ARLINGTON, Va. — In a show of solidarity, the National Association of Chain Drug Stores (NACDS), the Washington State Pharmacy Association (WSPA) and the National Community Pharmacists Association (NCPA) welcomed a recent court decision that confirmed the pharmacy reimbursement plan for the state of Washington violates Medicaid rules.
The pharmacy groups are also urging the federal Centers for Medicare and Medicaid Services (CMS) to bring to an end to the state’s “flawed” plan.
The court’s ruling upholds a March 2019 decision from CMS that essentially came to the same conclusion regarding the state’s reimbursement process. The CMS decision was then challenged by Washington State. The recent court decision, however, brings the matter one step further to wrapping up a lawsuit filed in March 2017 by NACDS, WSPA and NCPA against the state and its plan.
“On behalf of Washington State Medicaid patients and the pharmacies and pharmacists serving them, we want to express appreciation for the decision of Benjamin Cohen, who reviewed the matter on administrative appeal. We urge CMS to continue to enforce compliance with the federal regulations and adopt the Administrative Law Judge’s recommendation to uphold denial of Washington State’s below-cost Medicaid pharmacy reimbursement plan that jeopardizes patient access and pharmacy viability alike,” stated NACDS, WSPA and NCPA in a joint release. “The events of the past four years related to Washington State’s Medicaid pharmacy reimbursement have demonstrated clearly that compliance with Medicaid reimbursement rules is mandatory.”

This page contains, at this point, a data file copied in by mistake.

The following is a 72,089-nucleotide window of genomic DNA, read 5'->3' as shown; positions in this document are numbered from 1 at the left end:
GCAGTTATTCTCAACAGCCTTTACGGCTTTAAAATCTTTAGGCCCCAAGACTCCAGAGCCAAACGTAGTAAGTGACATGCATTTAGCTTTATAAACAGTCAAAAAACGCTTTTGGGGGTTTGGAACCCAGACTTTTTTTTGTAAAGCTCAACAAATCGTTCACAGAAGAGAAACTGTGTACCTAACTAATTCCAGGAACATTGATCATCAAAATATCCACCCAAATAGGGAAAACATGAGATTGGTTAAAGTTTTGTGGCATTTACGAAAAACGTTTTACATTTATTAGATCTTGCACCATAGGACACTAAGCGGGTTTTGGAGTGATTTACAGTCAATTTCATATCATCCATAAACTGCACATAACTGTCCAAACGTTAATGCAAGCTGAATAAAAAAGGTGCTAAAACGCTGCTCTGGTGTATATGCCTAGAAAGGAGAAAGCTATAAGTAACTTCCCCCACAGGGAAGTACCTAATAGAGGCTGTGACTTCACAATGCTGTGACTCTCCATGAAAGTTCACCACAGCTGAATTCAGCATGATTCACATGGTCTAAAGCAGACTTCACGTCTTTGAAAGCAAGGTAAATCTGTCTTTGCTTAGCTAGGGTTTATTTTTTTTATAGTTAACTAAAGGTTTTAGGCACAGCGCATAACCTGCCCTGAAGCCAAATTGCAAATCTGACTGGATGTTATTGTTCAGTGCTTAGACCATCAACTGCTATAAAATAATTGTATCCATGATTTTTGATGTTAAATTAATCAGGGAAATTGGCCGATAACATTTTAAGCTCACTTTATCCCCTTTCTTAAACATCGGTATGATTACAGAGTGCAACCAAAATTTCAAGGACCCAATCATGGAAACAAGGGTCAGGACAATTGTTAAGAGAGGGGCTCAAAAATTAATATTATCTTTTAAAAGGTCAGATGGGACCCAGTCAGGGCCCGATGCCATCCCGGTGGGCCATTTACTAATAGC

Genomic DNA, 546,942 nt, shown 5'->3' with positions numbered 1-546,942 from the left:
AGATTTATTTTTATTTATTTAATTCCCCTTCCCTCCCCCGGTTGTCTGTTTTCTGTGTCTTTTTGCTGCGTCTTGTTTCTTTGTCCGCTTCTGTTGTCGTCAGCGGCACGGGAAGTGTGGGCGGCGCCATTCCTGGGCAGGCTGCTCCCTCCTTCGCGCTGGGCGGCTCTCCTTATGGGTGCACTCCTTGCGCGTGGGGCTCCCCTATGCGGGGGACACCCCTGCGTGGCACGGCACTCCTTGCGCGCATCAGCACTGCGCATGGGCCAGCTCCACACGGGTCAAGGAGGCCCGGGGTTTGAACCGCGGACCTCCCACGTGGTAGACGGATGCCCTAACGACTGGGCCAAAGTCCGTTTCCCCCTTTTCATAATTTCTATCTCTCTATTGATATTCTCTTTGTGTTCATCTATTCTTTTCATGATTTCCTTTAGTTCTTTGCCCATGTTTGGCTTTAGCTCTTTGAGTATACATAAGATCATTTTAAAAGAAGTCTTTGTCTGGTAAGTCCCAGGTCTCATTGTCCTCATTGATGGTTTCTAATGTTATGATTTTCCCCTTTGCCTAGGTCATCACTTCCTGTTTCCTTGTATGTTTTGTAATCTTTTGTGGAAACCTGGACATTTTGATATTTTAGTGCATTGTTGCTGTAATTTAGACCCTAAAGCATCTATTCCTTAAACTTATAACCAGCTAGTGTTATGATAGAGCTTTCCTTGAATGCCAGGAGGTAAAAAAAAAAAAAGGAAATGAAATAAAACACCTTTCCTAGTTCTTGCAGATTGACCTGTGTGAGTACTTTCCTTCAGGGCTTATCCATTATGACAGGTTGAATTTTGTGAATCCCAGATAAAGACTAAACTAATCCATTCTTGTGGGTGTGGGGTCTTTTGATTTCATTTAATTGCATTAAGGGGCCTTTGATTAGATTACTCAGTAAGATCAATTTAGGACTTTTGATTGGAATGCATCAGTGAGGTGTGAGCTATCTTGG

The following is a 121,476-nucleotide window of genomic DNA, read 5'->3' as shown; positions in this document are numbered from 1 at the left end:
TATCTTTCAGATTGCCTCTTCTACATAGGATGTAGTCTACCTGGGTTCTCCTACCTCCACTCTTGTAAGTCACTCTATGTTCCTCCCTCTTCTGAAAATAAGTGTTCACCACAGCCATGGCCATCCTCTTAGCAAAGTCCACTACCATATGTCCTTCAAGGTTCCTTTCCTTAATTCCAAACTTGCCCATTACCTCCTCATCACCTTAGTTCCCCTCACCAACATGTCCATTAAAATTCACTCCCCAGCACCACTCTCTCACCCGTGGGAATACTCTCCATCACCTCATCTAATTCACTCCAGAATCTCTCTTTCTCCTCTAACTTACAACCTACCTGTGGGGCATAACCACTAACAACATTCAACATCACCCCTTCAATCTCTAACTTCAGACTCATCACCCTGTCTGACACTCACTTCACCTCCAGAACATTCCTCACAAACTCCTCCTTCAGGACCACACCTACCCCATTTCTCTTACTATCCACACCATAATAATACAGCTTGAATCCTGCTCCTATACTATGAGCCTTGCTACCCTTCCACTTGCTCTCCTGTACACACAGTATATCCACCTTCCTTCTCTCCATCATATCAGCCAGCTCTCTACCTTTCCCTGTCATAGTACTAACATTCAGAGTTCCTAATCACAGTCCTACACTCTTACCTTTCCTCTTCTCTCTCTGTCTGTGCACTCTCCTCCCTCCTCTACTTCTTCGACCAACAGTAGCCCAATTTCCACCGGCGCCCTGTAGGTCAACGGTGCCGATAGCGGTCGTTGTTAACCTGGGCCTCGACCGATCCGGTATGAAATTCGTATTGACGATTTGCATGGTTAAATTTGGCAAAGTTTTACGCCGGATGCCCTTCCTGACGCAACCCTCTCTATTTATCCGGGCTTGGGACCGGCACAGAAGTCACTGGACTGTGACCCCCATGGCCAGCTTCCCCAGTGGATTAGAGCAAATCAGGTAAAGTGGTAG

The roots of the lawsuit go back to 2016 when CMS put in place a new rule changing how states must reimburse pharmacies. A key part of that rule indicates that states must reimburse pharmacies for their actual costs in dispensing drugs to Medicaid beneficiaries. Since CMS put the new rule in place, Washington State, according to NACDS, WSPA and NCPA, failed to comply with the rule by maintaining its below-cost dispensing fees. The three pharmacy groups emphasized throughout the challenge that Washington State refused to adopt cost-based dispensing fees, and maintained below-cost dispensing fees — lower than any state in the country — which may impede patient access to care.
In other news concerning drug costs, t leading pharmacy groups, including NCPA, the American Pharmacists Association, the National Association of Specialty Pharmacy, FMI – The Food Industry Association and the National Grocers Association, recently issued a rebuke to the Trump administration’s new final rule on prescription drug rebates.
“While we want our patients to pay less for their prescription drugs, this rule does not accomplish that,” the groups stated, adding that the ruling will likely increase insurance premiums and out-of-pocket costs and may limit patient access to care by forcing more pharmacies to close.
The groups went on to state that they have “repeatedly provided evidence” that any action on prescription rebates must also address pharmacy DIR (direct and indirect remuneration) fees. Pharmacy DIR fees are causing patient prescription drug costs to skyrocket while limiting patient access to care and forcing more pharmacies to shut down.
The pharmacy organizations also noted that they have previously weighed in on the possible dire impact of rebate reform on pharmacies — “namely late payments, lack of transparency to pharmacy reimbursement or chargeback amounts at the point of sale, unclear regulatory oversight, and costs associated with implementing such system outlined in the final rebate rule.” Without pharmacy DIR fee reform, the groups contend, the impact of implementing a system to pass rebates on to patients at the pharmacy counter may prove disastrous for patients and pharmacies.